The 115 Million Dollar Price Fixing Scheme (and counting)
According to the Minnesota Association of Realtors, there were approximately 160,000 residential real estate transactions in Minnesota over the last two years. Over these months, as a result of a poorly-conceived Minnesota Department of Commerce (DOC) decision, home buyers now pay fees which used to be charged to sellers, including abstracting and special assessment searches. In addition, this DOC decision all but eliminated two important closing discounts, which include a buyer’s reissue credit on title insurance and reduced abstracting costs. A typical home buyer now pays 67% more for title insurance and in many cases more than double what the sellers used to pay for abstracting. This unfortunate and ill-considered change has cost Minnesota homebuyers at least $500 per transaction much more with higher priced homes. This adds up to at least $115,000,000 in unnecessary fees and extra profits to title companies. In a real estate environment where many consumers (especially low income ones) are unable to bear any additional costs, this has been a very costly decision, both to the consumers and to the recovery of the real estate market.
Unlike many other states, Minnesota real estate practices had traditionally charged the abovementioned fees to sellers, which was of considerable benefit to homebuyers in the state. Prior to the DOC’s change, buyers’ and sellers’ financial interests were aligned in such a way to create discounts for both (i.e., when sellers provided their prior title policy to the buyer, they benefitted by reduced abstracting fees, while the buyers received a substantial discount on their title insurance fees). When the DOC shifted the payment of abstracting fees to be shifted from the sellers to the buyers, the sellers’ financial motivation to provide their prior policy to the buyers vanished along with both discounts. This delicate balance was interrupted by the DOC, whose lack of understanding of these practices, and poor knowledge of a federal law called the Real Estate Settlement and Procedures Act (“RESPA”), caused them to make what we believe is a poor, and consumer-unfriendly decision. The following spells it out in more detail.
In September, 2010, after consulting with representatives from the title insurance industry and HUD, the DOC issued a press release to the real estate industry instructing them to start disclosing seller paid closing fees as buyer’s fees, erroneously claiming that RESPA required it. Not only was the DOC wrong, but their instructions actually violated that same federal law because the DOC was directing lenders to incorrectly disclose closing fees. Timed almost perfectly with the DOC’s announcement, the Minnesota Association of Realtors released a new purchase agreement “complying” with the DOC’s very profitable instructions (profitable in that most Realtor members are affiliated with title companies that would now be the beneficiaries of the resulting extra fees). It should be noted that the Minnesota State Bar Association chose not to change its purchase agreement and consumers will likely pay less in closing costs if they use that agreement.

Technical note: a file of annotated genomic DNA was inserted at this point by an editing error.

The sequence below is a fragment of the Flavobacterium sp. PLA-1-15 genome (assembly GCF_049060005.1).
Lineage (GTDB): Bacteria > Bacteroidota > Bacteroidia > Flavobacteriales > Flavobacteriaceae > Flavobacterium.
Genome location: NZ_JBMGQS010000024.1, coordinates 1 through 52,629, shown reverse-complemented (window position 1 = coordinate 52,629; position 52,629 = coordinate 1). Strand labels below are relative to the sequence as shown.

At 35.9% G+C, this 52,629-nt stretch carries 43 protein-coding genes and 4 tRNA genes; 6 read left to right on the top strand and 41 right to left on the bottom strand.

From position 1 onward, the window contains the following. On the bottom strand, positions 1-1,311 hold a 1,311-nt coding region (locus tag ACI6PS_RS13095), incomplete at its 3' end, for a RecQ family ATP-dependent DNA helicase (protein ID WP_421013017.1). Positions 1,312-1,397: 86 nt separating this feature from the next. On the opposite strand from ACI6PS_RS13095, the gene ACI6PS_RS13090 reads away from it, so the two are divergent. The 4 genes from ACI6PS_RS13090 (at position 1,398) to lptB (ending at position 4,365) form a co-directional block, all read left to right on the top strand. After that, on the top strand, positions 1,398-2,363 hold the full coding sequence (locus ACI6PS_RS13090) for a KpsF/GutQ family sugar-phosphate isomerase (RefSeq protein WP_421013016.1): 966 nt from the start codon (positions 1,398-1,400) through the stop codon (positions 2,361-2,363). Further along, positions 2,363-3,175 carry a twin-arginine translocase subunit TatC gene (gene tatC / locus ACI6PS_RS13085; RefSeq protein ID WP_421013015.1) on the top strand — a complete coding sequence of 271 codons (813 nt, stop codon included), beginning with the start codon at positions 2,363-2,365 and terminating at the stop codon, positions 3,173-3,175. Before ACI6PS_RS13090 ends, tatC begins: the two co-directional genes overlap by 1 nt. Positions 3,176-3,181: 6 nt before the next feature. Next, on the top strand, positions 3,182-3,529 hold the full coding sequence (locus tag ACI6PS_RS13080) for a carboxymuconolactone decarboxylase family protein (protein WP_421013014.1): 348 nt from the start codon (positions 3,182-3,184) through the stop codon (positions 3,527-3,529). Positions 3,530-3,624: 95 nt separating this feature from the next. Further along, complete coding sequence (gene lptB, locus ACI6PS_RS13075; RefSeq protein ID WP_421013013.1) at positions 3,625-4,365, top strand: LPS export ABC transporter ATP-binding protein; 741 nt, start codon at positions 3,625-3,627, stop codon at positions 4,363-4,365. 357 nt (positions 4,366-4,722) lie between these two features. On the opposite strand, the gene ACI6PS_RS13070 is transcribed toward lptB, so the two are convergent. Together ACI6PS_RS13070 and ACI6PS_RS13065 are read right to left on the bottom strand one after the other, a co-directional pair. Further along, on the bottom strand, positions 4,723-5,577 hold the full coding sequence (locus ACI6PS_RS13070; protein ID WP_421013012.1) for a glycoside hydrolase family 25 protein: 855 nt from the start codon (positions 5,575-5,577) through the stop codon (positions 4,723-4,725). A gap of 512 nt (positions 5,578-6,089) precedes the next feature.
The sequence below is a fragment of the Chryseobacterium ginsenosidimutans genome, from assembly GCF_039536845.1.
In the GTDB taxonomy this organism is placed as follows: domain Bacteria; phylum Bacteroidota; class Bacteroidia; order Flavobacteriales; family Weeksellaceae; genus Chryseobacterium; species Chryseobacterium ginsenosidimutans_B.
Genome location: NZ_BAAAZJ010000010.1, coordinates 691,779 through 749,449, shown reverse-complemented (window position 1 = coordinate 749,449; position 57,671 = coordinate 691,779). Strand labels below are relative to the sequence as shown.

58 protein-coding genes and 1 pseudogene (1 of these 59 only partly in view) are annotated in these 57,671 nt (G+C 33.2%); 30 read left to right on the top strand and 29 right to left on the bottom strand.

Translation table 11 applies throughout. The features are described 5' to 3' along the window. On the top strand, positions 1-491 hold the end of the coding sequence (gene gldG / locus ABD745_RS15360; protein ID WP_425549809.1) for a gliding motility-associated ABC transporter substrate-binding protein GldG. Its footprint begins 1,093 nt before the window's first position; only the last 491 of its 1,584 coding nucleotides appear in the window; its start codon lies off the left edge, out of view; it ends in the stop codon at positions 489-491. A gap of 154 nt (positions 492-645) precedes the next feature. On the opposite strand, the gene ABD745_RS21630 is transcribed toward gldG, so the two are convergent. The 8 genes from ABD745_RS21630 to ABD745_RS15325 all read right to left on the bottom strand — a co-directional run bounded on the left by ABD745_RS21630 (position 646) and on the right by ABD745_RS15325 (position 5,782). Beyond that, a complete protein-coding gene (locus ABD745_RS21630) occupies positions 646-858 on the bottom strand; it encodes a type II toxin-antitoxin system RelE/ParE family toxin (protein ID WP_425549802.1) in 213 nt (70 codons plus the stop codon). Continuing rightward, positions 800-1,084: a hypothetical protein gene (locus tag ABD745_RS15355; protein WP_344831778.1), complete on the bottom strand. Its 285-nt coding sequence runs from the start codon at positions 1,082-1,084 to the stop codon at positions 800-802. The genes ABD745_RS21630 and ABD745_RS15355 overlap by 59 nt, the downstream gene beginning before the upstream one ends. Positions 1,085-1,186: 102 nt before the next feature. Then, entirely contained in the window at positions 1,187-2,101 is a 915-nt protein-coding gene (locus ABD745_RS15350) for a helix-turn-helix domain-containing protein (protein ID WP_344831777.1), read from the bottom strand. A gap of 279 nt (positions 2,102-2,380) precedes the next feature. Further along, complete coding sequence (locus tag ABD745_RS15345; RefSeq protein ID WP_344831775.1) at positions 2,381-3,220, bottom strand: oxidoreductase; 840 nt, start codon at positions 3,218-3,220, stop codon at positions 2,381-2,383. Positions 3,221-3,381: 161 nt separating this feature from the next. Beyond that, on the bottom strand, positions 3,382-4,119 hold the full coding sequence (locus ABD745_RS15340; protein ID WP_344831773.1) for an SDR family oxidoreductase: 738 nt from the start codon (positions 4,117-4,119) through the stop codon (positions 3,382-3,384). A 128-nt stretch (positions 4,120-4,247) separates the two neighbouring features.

The DOC conducted no meaningful due diligence regarding Minnesota real estate practices prior to issuing its press release other than consulting with title industry executives, who coincidentally benefitted from the resulting extra fees. Had they done even the slightest research into Minnesota’s real estate practices, they would have discovered that Minnesota’s practices actually fall within an exception to the federal law with which they were attempting to comply. Instead, the DOC took the position that the fees (in the fine print of the purchase agreement) are still “negotiable” because the Realtor Association created an addendum in which a buyer could still request the seller to pay these fees. Unfortunately, their “solution” does not address the problem of wiped-out discounts, nor does it take into account that most buyers are already maxed-out on the allowable amount of seller contributions rendering the addendum worthless for this purpose.
When presented with this information and asked for the DOC’s help to repair the mistake, Paul Hanson, the Chief Enforcement Officer of the DOC responded, “Would you identify these Minnesotans that have lost this money. Would appreciate a complete list…. We have no complaints about this other than from you.” Despite repeated Data Practices requests, the DOC has refused to fully answer our questions. They claim that they do not know with whom they consulted from the title insurance industry nor who is responsible for drafting the press release in question. The DOC claims that their e-mails are automatically deleted after 6 months rendering much information untraceable. How can a state agency have such a practice in place? Once CAARE uncovered the problem and presented it to the DOC, not only did they refuse to help, they interfered with our efforts to reverse the problem causing our efforts to fail. A CAARE representative flew to Washington DC and obtained HUD’s conditional cooperation to help fix this problem. All they required was that the DOC join them in this effort. The Minnesota DOC refused and gave no reason for their inaction. In these times when home buyers can least afford it, Minnesota buyers are now typically paying double for title insurance products that used to be routinely discounted.
CAARE would like to see an investigation into the DOC’s actions that explains how something like this could happen and, more important, how it can be prevented in the future. In addition, we would like to see this unwarranted and incorrect action reversed bringing back the healthy economic dynamics of 100 years of Minnesota real estate law and practice that was eliminated in a seemingly casual and indifferent manner.
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